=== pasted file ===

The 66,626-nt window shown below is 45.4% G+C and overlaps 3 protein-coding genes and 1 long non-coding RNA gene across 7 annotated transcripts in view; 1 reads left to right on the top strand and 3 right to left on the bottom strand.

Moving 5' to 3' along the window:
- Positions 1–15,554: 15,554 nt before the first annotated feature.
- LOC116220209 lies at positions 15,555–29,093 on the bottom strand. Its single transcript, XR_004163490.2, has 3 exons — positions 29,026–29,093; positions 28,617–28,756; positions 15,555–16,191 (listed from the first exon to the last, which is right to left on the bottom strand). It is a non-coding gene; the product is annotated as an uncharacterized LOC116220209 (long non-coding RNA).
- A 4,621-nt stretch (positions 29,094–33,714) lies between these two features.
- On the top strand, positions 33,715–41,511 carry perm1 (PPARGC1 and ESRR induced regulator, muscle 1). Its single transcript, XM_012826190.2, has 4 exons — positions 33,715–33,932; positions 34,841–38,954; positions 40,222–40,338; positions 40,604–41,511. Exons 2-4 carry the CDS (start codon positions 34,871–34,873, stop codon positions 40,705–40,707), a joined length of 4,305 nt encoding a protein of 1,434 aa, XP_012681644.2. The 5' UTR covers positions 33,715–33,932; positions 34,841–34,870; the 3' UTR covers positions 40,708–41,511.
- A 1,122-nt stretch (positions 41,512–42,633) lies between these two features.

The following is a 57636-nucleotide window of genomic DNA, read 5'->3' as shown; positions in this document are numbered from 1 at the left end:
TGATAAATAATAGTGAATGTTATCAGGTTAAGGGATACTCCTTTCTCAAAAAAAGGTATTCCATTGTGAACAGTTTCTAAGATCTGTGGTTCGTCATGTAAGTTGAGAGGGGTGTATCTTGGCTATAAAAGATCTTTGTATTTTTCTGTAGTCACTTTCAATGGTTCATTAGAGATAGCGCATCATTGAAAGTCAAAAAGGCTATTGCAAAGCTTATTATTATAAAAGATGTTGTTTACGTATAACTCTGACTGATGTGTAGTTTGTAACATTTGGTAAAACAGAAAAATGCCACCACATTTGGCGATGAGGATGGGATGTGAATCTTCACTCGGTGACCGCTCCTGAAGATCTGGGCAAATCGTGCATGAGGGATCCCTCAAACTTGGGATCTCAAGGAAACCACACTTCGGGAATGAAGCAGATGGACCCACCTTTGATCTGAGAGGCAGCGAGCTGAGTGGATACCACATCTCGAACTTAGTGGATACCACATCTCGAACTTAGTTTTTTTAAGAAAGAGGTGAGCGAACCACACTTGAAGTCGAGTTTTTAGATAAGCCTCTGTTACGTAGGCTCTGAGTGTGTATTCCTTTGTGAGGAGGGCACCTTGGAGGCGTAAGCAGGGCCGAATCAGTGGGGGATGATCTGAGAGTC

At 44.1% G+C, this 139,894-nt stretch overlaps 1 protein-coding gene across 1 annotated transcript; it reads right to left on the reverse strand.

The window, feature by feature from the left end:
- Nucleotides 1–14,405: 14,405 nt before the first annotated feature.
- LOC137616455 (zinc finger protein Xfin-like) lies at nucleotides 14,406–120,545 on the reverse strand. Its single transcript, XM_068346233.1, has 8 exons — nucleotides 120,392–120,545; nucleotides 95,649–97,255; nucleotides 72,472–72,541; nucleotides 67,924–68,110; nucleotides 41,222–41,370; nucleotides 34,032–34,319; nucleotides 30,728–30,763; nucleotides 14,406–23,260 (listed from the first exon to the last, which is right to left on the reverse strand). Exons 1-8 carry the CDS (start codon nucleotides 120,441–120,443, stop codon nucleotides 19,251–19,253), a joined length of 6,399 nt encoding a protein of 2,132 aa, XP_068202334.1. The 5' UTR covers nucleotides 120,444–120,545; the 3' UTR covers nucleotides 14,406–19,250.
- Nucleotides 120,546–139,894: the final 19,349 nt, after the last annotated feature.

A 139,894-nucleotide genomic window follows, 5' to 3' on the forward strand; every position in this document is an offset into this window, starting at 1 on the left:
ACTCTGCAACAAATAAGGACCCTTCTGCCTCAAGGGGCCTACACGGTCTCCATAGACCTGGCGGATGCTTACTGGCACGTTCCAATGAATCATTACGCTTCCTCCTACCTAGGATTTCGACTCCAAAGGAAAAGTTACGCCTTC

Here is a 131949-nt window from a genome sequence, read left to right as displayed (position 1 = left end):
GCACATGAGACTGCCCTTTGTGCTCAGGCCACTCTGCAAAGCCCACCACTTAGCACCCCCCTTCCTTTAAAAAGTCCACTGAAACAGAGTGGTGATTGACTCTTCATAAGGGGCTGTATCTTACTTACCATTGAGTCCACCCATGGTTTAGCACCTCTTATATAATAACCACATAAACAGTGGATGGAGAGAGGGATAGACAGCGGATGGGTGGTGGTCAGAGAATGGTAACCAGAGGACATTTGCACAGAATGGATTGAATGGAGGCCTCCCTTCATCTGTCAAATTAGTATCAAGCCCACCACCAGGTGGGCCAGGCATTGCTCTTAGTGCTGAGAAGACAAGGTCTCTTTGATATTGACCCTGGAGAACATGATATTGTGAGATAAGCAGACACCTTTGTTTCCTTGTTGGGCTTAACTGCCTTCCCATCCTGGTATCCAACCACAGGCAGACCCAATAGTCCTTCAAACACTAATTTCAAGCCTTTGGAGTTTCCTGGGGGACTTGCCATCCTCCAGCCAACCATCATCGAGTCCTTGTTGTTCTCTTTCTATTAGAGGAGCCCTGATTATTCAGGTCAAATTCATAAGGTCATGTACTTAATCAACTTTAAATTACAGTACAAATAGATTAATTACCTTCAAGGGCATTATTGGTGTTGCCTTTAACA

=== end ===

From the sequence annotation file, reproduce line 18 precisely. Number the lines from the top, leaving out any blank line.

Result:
GCACATGAGACTGCCCTTTGTGCTCAGGCCACTCTGCAAAGCCCACCACTTAGCACCCCCCTTCCTTTAAAAAGTCCACTGAAACAGAGTGGTGATTGACTCTTCATAAGGGGCTGTATCTTACTTACCATTGAGTCCACCCATGGTTTAGCACCTCTTATATAATAACCACATAAACAGTGGATGGAGAGAGGGATAGACAGCGGATGGGTGGTGGTCAGAGAATGGTAACCAGAGGACATTTGCACAGAATGGATTGAATGGAGGCCTCCCTTCATCTGTCAAATTAGTATCAAGCCCACCACCAGGTGGGCCAGGCATTGCTCTTAGTGCTGAGAAGACAAGGTCTCTTTGATATTGACCCTGGAGAACATGATATTGTGAGATAAGCAGACACCTTTGTTTCCTTGTTGGGCTTAACTGCCTTCCCATCCTGGTATCCAACCACAGGCAGACCCAATAGTCCTTCAAACACTAATTTCAAGCCTTTGGAGTTTCCTGGGGGACTTGCCATCCTCCAGCCAACCATCATCGAGTCCTTGTTGTTCTCTTTCTATTAGAGGAGCCCTGATTATTCAGGTCAAATTCATAAGGTCATGTACTTAATCAACTTTAAATTACAGTACAAATAGATTAATTACCTTCAAGGGCATTATTGGTGTTGCCTTTAACA